Editorials, Opinion

Make sure measles case stays an outlier

Monongalia County has the first measles case in West Virginia in 15 years.

That alone could stand as testament to the effectiveness of West Virginia’s vaccination policies over the years.

So far, this seems to be an isolated case, with no indication that it’s the start of an outbreak like we’ve seen in other states. The last we heard, the adult patient didn’t require hospitalization and was quarantining at home. We hope they recover quickly and only experience mild symptoms.

If there is any silver lining in this case, it’s that the afflicted is an adult; in general, healthy adult immune systems are better able to handle illness than a child’s. According to the World Health Organization, most of the 136,000 measles-related deaths worldwide in 2022 were in unvaccinated or under-vaccinated children younger than 5 years old.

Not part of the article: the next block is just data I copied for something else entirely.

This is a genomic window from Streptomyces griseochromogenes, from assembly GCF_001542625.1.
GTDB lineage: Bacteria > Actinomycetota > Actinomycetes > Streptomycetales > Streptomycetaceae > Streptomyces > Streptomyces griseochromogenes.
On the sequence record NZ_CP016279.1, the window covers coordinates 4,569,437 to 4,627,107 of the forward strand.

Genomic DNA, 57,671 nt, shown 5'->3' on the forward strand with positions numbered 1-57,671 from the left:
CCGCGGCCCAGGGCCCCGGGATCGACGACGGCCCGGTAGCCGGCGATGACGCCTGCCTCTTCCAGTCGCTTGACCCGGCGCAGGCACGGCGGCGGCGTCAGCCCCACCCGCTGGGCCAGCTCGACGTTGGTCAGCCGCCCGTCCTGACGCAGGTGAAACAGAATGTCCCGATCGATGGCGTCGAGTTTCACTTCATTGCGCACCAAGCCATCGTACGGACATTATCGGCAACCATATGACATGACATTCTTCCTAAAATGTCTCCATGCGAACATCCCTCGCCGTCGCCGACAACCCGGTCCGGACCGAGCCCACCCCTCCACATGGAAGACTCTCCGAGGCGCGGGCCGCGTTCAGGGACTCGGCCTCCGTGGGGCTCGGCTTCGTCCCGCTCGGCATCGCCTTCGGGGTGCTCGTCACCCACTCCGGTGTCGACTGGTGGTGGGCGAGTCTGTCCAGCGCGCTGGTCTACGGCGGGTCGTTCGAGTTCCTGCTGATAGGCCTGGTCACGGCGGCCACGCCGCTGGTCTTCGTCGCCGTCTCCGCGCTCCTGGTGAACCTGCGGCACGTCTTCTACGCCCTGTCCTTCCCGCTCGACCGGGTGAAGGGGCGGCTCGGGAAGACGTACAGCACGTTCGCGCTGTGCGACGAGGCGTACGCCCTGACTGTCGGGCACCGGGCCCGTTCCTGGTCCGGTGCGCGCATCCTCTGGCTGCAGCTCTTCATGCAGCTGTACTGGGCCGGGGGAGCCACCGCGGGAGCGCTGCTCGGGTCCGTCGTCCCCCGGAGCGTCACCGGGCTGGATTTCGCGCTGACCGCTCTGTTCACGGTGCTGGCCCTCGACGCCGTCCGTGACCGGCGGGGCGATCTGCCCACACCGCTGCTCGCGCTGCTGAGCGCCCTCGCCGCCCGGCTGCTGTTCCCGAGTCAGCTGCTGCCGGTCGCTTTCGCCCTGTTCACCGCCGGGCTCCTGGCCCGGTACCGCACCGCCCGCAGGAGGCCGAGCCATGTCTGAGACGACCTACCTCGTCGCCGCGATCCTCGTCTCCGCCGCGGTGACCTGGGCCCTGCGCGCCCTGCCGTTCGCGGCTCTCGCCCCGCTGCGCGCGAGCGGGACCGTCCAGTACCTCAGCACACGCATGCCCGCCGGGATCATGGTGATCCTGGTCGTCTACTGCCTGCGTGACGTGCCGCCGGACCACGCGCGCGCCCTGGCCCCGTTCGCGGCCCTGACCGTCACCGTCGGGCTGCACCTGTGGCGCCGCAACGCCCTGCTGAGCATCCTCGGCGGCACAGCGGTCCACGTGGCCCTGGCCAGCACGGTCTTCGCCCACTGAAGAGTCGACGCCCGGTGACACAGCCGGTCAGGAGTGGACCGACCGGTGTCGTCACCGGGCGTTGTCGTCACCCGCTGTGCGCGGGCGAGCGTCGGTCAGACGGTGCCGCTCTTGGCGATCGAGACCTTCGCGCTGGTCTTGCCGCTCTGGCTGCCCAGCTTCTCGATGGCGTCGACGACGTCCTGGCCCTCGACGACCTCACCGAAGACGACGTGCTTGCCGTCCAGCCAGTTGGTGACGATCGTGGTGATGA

This is, however, a reminder why vaccines are so important. Gaps in herd immunity are what make outbreaks possible, and as long as the people the patient interacted with received their measles vaccines as kids, they have a low chance of becoming infected. And if they do contract measles, they aren’t likely to experience severe or life-threatening symptoms.

One measles case in 15 years isn’t a bad record. But it could become bad if we, as a state, lessen vaccine requirements for our kids. The last thing we want is for measles cases like this one to become the norm instead of an outlier.